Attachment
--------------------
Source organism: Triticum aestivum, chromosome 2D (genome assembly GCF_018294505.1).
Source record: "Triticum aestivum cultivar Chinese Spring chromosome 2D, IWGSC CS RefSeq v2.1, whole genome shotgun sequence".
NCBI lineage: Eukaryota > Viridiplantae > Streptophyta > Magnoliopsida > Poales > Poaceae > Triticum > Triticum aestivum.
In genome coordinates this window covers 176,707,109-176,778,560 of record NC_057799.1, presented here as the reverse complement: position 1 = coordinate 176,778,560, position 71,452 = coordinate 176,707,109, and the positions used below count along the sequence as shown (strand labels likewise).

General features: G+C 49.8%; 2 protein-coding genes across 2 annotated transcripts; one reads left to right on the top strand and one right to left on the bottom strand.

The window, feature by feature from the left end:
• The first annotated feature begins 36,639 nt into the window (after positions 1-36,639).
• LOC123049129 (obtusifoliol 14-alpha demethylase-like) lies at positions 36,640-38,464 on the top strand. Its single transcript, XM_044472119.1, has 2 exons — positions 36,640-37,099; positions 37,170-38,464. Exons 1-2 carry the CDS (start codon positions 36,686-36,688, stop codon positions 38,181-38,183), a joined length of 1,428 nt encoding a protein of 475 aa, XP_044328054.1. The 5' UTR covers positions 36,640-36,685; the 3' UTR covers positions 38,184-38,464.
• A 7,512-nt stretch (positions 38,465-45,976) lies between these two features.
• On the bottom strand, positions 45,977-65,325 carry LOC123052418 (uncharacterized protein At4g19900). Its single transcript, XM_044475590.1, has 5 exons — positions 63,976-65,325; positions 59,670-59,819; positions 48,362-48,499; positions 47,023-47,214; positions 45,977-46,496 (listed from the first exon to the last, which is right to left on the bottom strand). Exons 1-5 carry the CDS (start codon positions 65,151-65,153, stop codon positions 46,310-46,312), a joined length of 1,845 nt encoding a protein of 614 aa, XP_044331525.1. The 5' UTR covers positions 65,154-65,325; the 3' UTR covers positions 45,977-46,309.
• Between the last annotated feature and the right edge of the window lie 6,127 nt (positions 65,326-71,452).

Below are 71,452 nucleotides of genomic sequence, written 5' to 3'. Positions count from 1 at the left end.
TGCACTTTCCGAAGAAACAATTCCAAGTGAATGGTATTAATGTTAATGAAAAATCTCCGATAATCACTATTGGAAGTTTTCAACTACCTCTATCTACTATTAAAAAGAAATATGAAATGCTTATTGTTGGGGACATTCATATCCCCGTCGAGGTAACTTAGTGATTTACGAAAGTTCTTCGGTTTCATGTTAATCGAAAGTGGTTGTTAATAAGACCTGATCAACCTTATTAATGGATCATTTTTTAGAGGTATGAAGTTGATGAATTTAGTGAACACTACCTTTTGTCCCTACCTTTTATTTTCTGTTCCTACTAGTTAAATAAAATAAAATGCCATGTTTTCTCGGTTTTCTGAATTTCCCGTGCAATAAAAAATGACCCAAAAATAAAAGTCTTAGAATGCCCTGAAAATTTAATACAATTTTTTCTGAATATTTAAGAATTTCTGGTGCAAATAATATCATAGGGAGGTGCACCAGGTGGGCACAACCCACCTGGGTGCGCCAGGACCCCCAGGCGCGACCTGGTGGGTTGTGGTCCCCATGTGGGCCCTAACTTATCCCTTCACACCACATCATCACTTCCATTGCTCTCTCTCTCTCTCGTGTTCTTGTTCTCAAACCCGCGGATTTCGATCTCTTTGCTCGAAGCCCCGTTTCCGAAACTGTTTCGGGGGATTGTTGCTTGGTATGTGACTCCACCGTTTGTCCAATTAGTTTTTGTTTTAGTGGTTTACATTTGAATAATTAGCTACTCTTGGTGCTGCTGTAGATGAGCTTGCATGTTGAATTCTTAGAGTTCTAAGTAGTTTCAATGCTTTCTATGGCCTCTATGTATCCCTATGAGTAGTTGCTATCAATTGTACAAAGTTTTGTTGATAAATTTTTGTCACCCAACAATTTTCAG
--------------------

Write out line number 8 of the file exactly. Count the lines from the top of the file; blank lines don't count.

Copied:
• LOC123049129 (obtusifoliol 14-alpha demethylase-like) lies at positions 36,640-38,464 on the top strand. Its single transcript, XM_044472119.1, has 2 exons — positions 36,640-37,099; positions 37,170-38,464. Exons 1-2 carry the CDS (start codon positions 36,686-36,688, stop codon positions 38,181-38,183), a joined length of 1,428 nt encoding a protein of 475 aa, XP_044328054.1. The 5' UTR covers positions 36,640-36,685; the 3' UTR covers positions 38,184-38,464.